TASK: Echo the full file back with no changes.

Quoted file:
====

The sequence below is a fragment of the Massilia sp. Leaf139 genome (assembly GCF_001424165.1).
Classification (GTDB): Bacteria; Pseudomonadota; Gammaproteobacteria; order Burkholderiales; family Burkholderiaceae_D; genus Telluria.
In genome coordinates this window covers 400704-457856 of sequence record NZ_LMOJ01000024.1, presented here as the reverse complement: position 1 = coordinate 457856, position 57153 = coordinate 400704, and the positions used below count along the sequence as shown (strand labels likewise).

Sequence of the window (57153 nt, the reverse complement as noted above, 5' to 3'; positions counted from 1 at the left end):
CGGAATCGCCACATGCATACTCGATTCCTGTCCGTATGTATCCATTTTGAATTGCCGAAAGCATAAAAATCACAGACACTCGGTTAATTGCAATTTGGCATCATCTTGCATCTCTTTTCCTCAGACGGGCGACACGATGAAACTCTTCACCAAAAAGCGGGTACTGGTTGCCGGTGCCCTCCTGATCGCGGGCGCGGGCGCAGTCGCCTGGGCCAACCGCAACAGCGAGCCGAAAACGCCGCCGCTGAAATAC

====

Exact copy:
The sequence below is a fragment of the Massilia sp. Leaf139 genome (assembly GCF_001424165.1).
Classification (GTDB): Bacteria; Pseudomonadota; Gammaproteobacteria; order Burkholderiales; family Burkholderiaceae_D; genus Telluria.
In genome coordinates this window covers 400704-457856 of sequence record NZ_LMOJ01000024.1, presented here as the reverse complement: position 1 = coordinate 457856, position 57153 = coordinate 400704, and the positions used below count along the sequence as shown (strand labels likewise).

Sequence of the window (57153 nt, the reverse complement as noted above, 5' to 3'; positions counted from 1 at the left end):
CGGAATCGCCACATGCATACTCGATTCCTGTCCGTATGTATCCATTTTGAATTGCCGAAAGCATAAAAATCACAGACACTCGGTTAATTGCAATTTGGCATCATCTTGCATCTCTTTTCCTCAGACGGGCGACACGATGAAACTCTTCACCAAAAAGCGGGTACTGGTTGCCGGTGCCCTCCTGATCGCGGGCGCGGGCGCAGTCGCCTGGGCCAACCGCAACAGCGAGCCGAAAACGCCGCCGCTGAAATAC